This huge work was conceived and painted as Picasso's response to the destruction of the small Basque town of Guernica by Nazi aircraft; the political context and circumstances are described here. Dora Maar found Picasso a studio in Paris big enough to hold the projected work, and photographed each stage of its creation.
Guernica's impact is intensified by its great size and the fact that it is painted entirely in black, white and shades of grey. Picasso's techniques and many of his images are to be found in earlier works, but here they are integrated into a great cry of shock and pain. The bombs are invisible, their impact hinted at in the sunflash of the electric bulb and a flare of light above the door; we see only the victims, suddenly struck down.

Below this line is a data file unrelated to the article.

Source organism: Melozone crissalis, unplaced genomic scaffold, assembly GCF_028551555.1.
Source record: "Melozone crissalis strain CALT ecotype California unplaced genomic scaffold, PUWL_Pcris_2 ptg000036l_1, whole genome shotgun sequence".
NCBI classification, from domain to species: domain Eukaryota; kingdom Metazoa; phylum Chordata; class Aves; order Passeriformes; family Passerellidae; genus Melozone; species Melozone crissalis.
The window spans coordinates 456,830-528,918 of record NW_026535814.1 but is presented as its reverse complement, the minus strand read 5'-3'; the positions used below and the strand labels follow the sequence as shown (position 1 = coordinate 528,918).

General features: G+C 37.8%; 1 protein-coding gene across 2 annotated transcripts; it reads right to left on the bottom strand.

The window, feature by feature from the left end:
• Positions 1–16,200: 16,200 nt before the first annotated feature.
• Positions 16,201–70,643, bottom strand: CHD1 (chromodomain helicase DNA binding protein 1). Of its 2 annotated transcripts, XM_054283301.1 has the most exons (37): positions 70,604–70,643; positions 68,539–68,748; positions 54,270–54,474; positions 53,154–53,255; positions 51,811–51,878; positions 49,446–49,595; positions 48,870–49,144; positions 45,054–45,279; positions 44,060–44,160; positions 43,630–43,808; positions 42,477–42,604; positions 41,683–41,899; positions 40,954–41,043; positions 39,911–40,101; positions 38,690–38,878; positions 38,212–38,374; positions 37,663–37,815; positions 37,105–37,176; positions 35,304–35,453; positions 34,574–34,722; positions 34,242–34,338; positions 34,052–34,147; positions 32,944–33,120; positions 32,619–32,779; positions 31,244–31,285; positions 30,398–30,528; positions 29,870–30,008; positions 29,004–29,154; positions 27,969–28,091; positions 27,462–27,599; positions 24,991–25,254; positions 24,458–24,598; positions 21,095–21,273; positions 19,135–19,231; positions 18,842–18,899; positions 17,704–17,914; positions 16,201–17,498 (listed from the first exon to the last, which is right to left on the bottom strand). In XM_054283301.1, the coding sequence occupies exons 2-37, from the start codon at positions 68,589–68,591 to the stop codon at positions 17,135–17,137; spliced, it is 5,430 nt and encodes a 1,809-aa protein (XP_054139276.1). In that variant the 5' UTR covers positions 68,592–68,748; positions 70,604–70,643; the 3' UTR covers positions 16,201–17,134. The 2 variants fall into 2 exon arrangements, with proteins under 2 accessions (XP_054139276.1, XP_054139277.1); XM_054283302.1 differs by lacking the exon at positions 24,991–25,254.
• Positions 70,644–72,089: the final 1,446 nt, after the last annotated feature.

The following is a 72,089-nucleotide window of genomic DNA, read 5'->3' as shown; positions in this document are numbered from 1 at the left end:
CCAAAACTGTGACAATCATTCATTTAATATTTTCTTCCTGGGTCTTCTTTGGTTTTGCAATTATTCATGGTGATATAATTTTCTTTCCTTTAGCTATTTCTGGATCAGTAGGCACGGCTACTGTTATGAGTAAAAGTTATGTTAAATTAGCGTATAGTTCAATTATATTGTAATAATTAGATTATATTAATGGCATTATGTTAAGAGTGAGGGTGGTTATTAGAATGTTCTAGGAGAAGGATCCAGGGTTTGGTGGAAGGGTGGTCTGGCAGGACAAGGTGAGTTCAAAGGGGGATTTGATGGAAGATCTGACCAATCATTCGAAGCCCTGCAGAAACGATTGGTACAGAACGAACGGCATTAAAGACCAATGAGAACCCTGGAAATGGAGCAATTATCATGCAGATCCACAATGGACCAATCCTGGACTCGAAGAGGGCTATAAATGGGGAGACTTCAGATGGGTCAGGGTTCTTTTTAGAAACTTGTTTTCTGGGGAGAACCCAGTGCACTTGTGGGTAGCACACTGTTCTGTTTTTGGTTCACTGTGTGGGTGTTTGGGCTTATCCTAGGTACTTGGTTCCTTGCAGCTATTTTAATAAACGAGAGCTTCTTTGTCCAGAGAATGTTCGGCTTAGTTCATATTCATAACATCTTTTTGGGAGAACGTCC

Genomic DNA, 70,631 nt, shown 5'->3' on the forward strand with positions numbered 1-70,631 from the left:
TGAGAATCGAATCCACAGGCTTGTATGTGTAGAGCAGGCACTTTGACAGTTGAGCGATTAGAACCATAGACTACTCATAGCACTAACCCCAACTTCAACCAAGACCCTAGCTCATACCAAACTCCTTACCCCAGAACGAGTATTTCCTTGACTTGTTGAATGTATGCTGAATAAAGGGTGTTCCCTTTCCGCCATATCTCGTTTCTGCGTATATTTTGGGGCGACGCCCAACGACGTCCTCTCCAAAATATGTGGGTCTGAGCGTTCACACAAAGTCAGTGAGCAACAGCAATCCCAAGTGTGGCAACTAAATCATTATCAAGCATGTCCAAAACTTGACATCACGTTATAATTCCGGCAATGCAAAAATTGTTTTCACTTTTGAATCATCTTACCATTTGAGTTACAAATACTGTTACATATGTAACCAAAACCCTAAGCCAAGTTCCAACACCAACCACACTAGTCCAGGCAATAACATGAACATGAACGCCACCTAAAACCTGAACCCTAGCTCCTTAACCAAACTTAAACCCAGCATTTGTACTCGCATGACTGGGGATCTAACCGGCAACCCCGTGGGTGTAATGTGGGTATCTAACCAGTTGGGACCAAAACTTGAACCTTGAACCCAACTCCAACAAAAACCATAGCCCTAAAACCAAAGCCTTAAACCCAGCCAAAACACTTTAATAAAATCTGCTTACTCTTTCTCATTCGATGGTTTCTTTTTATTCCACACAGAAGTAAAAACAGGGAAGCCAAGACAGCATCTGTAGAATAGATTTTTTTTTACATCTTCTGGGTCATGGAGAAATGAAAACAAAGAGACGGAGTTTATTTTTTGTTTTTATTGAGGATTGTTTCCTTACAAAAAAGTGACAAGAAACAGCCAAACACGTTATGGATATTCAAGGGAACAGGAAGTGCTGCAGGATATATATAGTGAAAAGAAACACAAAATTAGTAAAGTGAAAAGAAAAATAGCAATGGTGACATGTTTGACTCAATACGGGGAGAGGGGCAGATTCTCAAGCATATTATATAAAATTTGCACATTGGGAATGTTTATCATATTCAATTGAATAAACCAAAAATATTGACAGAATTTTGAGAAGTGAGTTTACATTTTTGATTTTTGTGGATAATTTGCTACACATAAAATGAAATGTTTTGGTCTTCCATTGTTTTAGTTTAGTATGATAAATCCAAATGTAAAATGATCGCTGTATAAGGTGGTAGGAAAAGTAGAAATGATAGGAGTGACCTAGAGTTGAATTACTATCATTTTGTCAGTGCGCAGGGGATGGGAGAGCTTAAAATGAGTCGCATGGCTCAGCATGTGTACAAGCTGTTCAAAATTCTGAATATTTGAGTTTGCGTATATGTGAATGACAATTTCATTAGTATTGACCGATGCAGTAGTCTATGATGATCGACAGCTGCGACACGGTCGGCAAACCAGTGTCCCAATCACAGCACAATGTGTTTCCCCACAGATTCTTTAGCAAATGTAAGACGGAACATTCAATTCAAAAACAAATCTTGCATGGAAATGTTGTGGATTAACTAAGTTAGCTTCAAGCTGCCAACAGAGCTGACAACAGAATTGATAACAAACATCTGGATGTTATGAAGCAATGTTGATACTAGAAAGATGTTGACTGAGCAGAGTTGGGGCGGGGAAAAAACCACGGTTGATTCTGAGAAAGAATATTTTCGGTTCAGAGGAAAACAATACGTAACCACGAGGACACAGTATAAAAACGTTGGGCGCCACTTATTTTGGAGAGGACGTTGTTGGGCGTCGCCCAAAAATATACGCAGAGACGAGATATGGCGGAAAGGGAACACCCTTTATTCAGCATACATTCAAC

Guernica was the highlight of the Paris Exhibition, after which it toured internationally, helping to create sympathy for the beleaguered Spanish Republic; but, like most works of art, it finally failed to change the course of events.